Moeen Ali’s career-best bowling helped Yorkshire’s Joe Root start his tenure as Test captain with a resounding 211-run victory inside four days as 19 wickets fell in three remarkable sessions at Lord’s.
Root’s Yorkshire club-mate Jonny Bairstow also bailed out England with a defiant half-century, after a collapse of seven wickets for 43 runs, and then kickstarted South Africa’s descent to 119 all out with an athletic leg-side catch as the tourists’ attempt to pull off the ground’s second-highest run chase veered instead onto the fast track to defeat.
Spin then predictably did much of the damage on a decidedly helpful surface, as Moeen (6-53) finished with a 10-wicket match haul and Liam Dawson did his bit too.
It was Root himself, however, who laid the foundations for success on captaincy debut with his first-innings 190 – 103 more than any other batsman managed for either side – as England put behind them the four consecutive defeats in India last winter that ended Alastair Cook’s record-breaking era in charge.
Bairstow, dropped on just seven by Vernon Philander at long-off, stood firm with a 74-ball 50 while England lost four wickets for 10 runs and then three for two in a total of 233 all out, which nonetheless left the tourists with a taxing target of 331.
South Africa opener Heino Kuhn completed his unsuccessful maiden Test with a second single-figure score, caught by Bairstow off James Anderson; then Moeen held a head-high return catch to account for Dean Elgar, and JP Duminy mistimed a pull to give Mark Wood his first Test wicket on his long-awaited return from ankle surgery.
That was from the last delivery before tea, and South Africa’s slide continued apace almost immediately afterwards when Dawson turned one up the slope in his first over to pin Hashim Amla lbw.
Moeen had luck on his side when Quinton de Kock contrived to pull a short one straight down on to his front boot and back on to the base of his stumps, but the off-spinner needed no such quirks to hit the top of off in his next over as Temba Bavuma tried to heave him to leg as well.
There was only the tail left from 67-6, and there would be no stopping Moeen.
Morne Morkel (3-64) had hinted at a lasting fightback when he started England’s collapse by striking twice in successive overs to see off Cook and Yorkshire’s Gary Ballance – and then Keshav Maharaj (4-85) got Root cheaply.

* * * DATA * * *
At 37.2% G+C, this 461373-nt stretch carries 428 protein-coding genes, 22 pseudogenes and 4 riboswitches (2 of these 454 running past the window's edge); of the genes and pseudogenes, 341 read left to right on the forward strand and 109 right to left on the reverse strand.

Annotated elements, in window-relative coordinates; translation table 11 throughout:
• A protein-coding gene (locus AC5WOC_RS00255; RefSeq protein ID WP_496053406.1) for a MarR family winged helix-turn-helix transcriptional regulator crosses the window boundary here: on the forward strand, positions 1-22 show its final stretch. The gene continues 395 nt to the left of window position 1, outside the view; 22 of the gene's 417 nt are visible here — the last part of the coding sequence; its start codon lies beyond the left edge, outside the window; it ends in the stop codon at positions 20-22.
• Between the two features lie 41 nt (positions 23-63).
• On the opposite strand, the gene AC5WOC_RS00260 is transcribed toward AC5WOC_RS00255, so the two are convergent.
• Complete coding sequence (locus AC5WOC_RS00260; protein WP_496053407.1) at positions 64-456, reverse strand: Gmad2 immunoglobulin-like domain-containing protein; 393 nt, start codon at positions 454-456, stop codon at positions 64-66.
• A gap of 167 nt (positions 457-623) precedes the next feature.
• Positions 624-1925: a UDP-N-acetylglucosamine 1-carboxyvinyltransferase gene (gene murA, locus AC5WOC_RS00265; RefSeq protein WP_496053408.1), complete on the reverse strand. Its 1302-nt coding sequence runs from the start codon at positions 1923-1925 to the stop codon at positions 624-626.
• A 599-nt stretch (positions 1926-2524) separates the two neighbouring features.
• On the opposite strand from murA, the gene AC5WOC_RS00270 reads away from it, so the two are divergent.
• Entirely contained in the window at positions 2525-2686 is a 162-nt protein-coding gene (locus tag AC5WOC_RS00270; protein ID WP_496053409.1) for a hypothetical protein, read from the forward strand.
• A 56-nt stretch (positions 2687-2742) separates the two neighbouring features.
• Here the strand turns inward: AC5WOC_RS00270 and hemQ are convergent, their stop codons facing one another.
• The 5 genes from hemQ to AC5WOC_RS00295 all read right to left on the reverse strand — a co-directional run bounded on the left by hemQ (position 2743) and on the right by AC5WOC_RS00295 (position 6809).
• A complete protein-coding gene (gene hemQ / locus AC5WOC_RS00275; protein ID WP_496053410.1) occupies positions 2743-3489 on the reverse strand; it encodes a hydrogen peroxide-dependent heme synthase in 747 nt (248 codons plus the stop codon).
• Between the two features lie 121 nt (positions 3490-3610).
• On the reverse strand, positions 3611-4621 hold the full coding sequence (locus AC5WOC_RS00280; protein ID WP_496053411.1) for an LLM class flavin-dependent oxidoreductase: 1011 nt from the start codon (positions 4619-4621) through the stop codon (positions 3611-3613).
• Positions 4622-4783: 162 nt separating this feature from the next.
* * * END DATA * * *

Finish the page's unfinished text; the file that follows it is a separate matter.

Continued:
But Bairstow (51) made sure England stayed ahead of the game, notably in a ninth-wicket stand of 45 with Wood.
Cook had laboured long and hard for his half-century, and added just 10 to his overnight 59 before South Africa’s tall fast bowler ended an obdurate, 192-ball and near four-hour stay.
England’s record runscorer poked a drive on the up and was well-caught by a diving Bavuma at cover, and Morkel doubled by finding enough movement off the pitch down the slope from round the wicket to have Ballance edging behind pushing forward.
Root paid for a misjudgment against Maharaj, becoming the left-arm spinner’s first victim when he tried to dab runs into the off-side off the back foot, but instead edged on to his stumps as the ball carried on with the arm.
Ben Stokes joined the collapse, for just a single, and gave himself out lbw, walking straight off without waiting for umpire Paul Reiffel’s raised finger after being hit low in the crease as the pitch began to show increasing signs of variable bounce to go with the sharp turn available to Maharaj.
The by-play which followed, De Kock covering Rabada’s mouth and the bowler himself responding with a shushing finger to his own lips, appeared a good-natured reference to his controversial International Cricket Council ban from next week’s second Test after swearing when he dismissed Stokes here in the first innings.
It would have been 159-6 had Philander held a regulation catch when Bairstow went after Maharaj.
The Yorkshireman counted a bonus four as the ball fell from Philander’s grasp and bounced over the rope, and he added another three boundaries in Maharaj’s next over.
The slow left-armer hit back, though, by bowling Moeen through the gate and Rabada, presumably trying to york Dawson, knocked out middle-stump with a fast, near waist-high full-toss.
Dawson had bagged a pair, and before lunch Stuart Broad followed his first-innings half-century with a golden duck when he was caught at short-leg off Maharaj.
But Wood’s 28 runs were very valuable, before he was bowled trying to pull Rabada, and Bairstow was last out stumped missing a sweep at Maharaj before getting to work with the gloves himself.